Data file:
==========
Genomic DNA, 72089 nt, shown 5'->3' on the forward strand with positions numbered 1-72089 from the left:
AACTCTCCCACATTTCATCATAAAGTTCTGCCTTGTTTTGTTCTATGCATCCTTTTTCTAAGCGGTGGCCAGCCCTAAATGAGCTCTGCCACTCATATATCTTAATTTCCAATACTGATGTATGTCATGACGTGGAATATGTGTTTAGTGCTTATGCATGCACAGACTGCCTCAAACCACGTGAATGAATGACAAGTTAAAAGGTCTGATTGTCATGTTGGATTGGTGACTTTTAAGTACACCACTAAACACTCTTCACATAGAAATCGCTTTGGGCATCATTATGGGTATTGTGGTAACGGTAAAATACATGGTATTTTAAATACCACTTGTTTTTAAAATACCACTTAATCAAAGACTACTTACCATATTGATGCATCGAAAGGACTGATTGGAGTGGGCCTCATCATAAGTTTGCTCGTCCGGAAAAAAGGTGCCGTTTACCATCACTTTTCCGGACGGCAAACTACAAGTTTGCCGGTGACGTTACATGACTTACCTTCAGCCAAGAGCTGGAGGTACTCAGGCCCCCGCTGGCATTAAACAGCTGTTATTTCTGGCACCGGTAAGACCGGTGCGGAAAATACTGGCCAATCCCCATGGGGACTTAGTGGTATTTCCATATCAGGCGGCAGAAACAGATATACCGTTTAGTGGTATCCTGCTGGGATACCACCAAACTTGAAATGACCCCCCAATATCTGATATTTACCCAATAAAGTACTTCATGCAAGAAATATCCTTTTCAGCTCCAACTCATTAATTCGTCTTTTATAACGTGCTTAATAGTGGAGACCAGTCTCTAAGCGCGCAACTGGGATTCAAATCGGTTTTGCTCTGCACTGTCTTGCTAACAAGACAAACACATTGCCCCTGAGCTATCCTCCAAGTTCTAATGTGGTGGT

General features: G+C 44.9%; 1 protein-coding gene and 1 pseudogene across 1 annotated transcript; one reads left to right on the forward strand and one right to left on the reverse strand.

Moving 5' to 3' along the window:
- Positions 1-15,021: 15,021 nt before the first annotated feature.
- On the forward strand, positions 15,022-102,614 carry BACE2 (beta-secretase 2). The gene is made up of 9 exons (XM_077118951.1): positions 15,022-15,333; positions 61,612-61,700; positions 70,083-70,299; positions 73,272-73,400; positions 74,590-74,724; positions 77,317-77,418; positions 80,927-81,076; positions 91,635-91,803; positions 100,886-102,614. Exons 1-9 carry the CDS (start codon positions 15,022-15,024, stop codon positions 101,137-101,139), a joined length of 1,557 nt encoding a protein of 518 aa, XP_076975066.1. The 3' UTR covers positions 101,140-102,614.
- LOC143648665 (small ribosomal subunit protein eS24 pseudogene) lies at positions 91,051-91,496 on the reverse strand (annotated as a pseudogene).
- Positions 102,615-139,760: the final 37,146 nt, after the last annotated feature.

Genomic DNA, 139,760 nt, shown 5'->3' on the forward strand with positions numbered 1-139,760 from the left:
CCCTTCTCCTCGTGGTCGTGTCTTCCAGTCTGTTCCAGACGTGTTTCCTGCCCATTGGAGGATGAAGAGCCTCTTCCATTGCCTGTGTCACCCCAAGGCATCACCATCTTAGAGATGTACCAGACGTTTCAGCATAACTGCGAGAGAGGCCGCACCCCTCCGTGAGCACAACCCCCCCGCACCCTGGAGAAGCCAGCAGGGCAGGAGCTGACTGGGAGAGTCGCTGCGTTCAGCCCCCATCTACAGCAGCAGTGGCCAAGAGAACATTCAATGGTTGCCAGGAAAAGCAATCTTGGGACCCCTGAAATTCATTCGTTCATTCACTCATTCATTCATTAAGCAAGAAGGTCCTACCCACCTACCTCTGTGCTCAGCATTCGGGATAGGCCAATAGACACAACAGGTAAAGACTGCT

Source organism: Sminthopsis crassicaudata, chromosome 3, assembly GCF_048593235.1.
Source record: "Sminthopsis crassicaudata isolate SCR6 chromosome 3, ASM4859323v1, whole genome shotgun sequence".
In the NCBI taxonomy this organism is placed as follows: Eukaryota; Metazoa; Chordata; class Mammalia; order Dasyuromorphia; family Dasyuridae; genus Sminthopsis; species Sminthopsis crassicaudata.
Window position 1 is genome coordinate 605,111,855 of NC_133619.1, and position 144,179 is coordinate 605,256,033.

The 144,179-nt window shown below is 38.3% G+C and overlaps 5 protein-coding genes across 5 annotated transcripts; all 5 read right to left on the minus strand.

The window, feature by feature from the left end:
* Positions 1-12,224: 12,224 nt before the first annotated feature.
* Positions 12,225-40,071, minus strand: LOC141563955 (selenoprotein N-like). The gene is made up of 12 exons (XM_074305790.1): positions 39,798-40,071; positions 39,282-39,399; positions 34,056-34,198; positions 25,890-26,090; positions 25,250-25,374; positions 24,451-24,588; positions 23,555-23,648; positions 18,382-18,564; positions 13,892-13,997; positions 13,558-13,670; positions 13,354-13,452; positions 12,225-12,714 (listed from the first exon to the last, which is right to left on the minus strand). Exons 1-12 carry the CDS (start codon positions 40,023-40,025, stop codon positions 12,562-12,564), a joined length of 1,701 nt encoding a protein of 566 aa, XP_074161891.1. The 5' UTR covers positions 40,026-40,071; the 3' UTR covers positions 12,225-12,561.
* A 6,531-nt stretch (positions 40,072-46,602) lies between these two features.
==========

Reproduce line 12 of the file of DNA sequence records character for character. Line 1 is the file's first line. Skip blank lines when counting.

Source record: "Sminthopsis crassicaudata isolate SCR6 chromosome 3, ASM4859323v1, whole genome shotgun sequence".